Killer Secrets

The manipulative champion of justice Lucas Davenport is back in John Sandford’s Buried Prey, and it’s only a matter of time before he wins you over to his side, despite his unethical ways

By Karen Ann Monsy

Published: Fri 31 Aug 2012, 9:12 PM

Last updated: Fri 3 Apr 2015, 12:34 AM

It’s hard to plough on with a book when you’re developing a grudging dislike for its main character before you’ve even reached second base. Buried Prey — John Sandford’s 2011 offering from the Prey series — is not former Minneapolis cop Lucas Davenport’s first foray into homicide work, having first 
appeared in Rules of Prey in 1989 (and 
continued in the business of justice for 
victims almost every year since). But 
despite a poor first impression, Sandford ensures grudging dislike soon turns (just as reluctantly) into admiration for his leading Bureau of Criminal Apprehension officer, if not for his unconventional means.

Davenport is not your average play-
by-the-book cop. Okay, scratch that: he doesn’t play by the book at all. In a way, that’s what will get your goat at the start: the single-minded, almost obsessive, 
pursuit of justice is all well and good — but does the end justify (all) the means? 
The charismatic 50-year-old has long 
displayed his affinity for manipulation and open disregard of protocol, but discerning readers will probably still react with horror and outrage that a police officer would withhold critical information during a 
homicide investigation (involving minors) just so he can get a leg up the ladder.

In Buried Prey, Davenport is dealing with a case that had been declared closed 25 years ago. He was only a patrol officer at 
the time, looking to break into plainclothes (detective work). When two young girls go missing in the biggest crime to hit their small town in a while, he latches on and doesn’t let go — though not so much for the parents’ sake as for his own. Circumstantial evidence points to a poor, homeless bum (Terry Scrape) and despite serious misgivings, Davenport does nothing as his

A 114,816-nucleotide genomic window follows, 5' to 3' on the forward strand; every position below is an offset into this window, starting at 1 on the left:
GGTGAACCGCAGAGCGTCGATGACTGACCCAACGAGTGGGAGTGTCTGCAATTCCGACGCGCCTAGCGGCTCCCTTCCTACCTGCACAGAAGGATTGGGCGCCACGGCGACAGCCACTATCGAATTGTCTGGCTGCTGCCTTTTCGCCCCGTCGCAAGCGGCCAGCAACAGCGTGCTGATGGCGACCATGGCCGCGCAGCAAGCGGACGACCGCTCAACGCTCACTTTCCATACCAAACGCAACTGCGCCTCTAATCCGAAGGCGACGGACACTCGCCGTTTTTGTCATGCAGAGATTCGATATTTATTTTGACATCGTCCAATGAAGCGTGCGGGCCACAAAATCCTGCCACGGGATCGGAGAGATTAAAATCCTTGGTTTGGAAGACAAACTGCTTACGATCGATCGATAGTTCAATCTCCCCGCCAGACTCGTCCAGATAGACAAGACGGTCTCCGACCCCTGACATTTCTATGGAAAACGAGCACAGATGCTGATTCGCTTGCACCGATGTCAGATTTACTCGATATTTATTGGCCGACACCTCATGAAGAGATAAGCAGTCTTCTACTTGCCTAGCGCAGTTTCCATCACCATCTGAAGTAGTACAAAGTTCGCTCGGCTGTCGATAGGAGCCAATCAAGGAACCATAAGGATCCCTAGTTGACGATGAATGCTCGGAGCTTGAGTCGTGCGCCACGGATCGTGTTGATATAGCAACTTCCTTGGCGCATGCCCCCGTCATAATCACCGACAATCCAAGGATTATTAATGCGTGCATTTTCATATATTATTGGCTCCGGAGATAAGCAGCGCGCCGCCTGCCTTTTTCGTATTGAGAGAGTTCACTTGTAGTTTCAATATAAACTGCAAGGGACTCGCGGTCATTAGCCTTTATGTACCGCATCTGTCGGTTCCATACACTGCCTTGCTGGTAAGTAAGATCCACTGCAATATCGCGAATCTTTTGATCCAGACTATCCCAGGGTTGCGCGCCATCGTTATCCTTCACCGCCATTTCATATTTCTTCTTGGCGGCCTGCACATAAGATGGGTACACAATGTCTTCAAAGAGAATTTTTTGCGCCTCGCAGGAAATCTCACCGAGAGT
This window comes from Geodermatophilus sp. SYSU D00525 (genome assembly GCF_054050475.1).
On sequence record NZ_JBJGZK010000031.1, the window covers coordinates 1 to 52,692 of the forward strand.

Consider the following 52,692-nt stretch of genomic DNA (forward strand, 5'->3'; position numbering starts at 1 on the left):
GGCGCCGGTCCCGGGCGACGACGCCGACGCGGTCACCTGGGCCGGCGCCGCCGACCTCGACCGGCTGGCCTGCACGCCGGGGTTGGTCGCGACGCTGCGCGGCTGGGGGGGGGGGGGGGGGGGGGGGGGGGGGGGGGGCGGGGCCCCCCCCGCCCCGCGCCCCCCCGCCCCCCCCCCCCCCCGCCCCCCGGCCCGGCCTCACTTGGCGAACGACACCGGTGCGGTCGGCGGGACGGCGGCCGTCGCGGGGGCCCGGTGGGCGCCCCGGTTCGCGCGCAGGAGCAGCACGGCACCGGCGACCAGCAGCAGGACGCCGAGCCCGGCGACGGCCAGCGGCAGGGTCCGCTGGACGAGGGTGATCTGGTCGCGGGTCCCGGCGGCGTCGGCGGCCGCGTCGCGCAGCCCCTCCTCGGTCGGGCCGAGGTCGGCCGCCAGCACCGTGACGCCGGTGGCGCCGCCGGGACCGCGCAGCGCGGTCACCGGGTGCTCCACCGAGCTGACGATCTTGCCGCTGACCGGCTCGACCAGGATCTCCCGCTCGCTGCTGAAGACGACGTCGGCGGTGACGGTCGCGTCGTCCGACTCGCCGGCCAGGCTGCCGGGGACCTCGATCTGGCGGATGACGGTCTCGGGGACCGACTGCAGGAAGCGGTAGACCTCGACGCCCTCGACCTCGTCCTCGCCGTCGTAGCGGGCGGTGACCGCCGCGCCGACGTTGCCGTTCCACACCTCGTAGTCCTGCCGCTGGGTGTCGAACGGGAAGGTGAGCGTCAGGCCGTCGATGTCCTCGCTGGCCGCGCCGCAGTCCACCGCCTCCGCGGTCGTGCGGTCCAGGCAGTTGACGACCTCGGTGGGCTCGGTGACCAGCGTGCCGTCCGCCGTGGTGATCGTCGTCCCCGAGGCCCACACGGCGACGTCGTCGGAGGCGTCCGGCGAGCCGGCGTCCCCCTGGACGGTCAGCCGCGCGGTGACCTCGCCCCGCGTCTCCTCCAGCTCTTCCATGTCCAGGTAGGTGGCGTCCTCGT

then-chief of police Quentin Daniel goes on what is essentially a witch hunt for Scrape, who soon gets killed in a shoot-out.

The case was closed and might have stayed that way if the bodies had not been discovered buried under the cement of a block being torn down to make way for new housing developments. Soon, it is 
apparent the killer is still out there — and the base for the rest of the thriller is set.

The book is divided into two main parts — a flashback during which Davenport 
relives how the case developed (and fell apart) all those years ago, plus how he let his desire for personal gain let an innocent man take the blame. The second part 
returns readers to the ‘here and now’ when he takes on the mantle of the case once more. The investigation is well out of his jurisdiction but for Davenport, it’s become a matter of personal redemption and 
second chance.

Sandford spins his tale well, with strong characterisations and not a stone left unturned. Davenport is no leader and prefers to work alone, but also relies on three reliable colleagues (Del, Shrake and Jenkins) who’ve also come up through the ranks with him since his small-town days. For three-fourths of the book, the narrative is Davenport’s but Sandford oddly also dedicates a few pages to two other characters (Marcy, the chief of police, and the killer) so readers can see their perspectives as well. It interrupts the flow of an otherwise meticulously-detailed investigative account but also succeeds in drawing the reader’s sympathy or revulsion towards said characters, as the author intended.

Buried Prey is an exploration of the 
nastier realities of police forces everywhere — what happens when ambition takes 
precedence over all else, the importance of putting up a show for the public (even if it means pinning the blame on the wrong 
guy) and the dirty tricks that need sometimes be employed to take down a perp.

While the book doesn’t get off to a 
very enticing start, suffice it to say that Sandford does know his trade and a little perseverance does pay.

More news from